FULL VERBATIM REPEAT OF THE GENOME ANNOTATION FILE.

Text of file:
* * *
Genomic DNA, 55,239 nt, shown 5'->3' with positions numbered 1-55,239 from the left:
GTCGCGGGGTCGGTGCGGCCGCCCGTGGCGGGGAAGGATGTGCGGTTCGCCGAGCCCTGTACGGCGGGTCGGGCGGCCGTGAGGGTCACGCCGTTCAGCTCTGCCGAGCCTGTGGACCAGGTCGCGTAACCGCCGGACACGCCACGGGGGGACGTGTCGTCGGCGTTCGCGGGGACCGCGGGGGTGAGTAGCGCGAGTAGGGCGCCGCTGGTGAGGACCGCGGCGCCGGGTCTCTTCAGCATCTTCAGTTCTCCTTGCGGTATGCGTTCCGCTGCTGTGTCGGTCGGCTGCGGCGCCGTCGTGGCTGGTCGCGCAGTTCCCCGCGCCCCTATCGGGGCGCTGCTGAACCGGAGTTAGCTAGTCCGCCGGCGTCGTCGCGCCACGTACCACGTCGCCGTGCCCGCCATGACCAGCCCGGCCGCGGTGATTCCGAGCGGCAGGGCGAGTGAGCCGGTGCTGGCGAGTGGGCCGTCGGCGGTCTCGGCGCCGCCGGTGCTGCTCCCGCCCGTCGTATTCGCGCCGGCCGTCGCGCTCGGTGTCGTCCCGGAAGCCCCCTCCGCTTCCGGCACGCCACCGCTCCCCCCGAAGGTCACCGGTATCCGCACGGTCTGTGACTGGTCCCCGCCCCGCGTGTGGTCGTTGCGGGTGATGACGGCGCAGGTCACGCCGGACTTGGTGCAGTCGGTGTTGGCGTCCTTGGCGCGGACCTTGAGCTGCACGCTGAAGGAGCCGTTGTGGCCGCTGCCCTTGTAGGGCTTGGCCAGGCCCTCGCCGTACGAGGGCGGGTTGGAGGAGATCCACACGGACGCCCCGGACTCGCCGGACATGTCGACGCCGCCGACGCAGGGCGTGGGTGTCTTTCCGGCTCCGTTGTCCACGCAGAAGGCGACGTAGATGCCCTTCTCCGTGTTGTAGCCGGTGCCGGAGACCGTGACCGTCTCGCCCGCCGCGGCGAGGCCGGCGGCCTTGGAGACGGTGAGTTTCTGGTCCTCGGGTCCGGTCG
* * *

Genomic DNA, 55,239 nt, shown 5'->3' with positions numbered 1-55,239 from the left:
GTCGCGGGGTCGGTGCGGCCGCCCGTGGCGGGGAAGGATGTGCGGTTCGCCGAGCCCTGTACGGCGGGTCGGGCGGCCGTGAGGGTCACGCCGTTCAGCTCTGCCGAGCCTGTGGACCAGGTCGCGTAACCGCCGGACACGCCACGGGGGGACGTGTCGTCGGCGTTCGCGGGGACCGCGGGGGTGAGTAGCGCGAGTAGGGCGCCGCTGGTGAGGACCGCGGCGCCGGGTCTCTTCAGCATCTTCAGTTCTCCTTGCGGTATGCGTTCCGCTGCTGTGTCGGTCGGCTGCGGCGCCGTCGTGGCTGGTCGCGCAGTTCCCCGCGCCCCTATCGGGGCGCTGCTGAACCGGAGTTAGCTAGTCCGCCGGCGTCGTCGCGCCACGTACCACGTCGCCGTGCCCGCCATGACCAGCCCGGCCGCGGTGATTCCGAGCGGCAGGGCGAGTGAGCCGGTGCTGGCGAGTGGGCCGTCGGCGGTCTCGGCGCCGCCGGTGCTGCTCCCGCCCGTCGTATTCGCGCCGGCCGTCGCGCTCGGTGTCGTCCCGGAAGCCCCCTCCGCTTCCGGCACGCCACCGCTCCCCCCGAAGGTCACCGGTATCCGCACGGTCTGTGACTGGTCCCCGCCCCGCGTGTGGTCGTTGCGGGTGATGACGGCGCAGGTCACGCCGGACTTGGTGCAGTCGGTGTTGGCGTCCTTGGCGCGGACCTTGAGCTGCACGCTGAAGGAGCCGTTGTGGCCGCTGCCCTTGTAGGGCTTGGCCAGGCCCTCGCCGTACGAGGGCGGGTTGGAGGAGATCCACACGGACGCCCCGGACTCGCCGGACATGTCGACGCCGCCGACGCAGGGCGTGGGTGTCTTTCCGGCTCCGTTGTCCACGCAGAAGGCGACGTAGATGCCCTTCTCCGTGTTGTAGCCGGTGCCGGAGACCGTGACCGTCTCGCCCGCCGCGGCGAGGCCGGCGGCCTTGGAGACGGTGAGTTTCTGGTCCTCGGGTCCGGTCG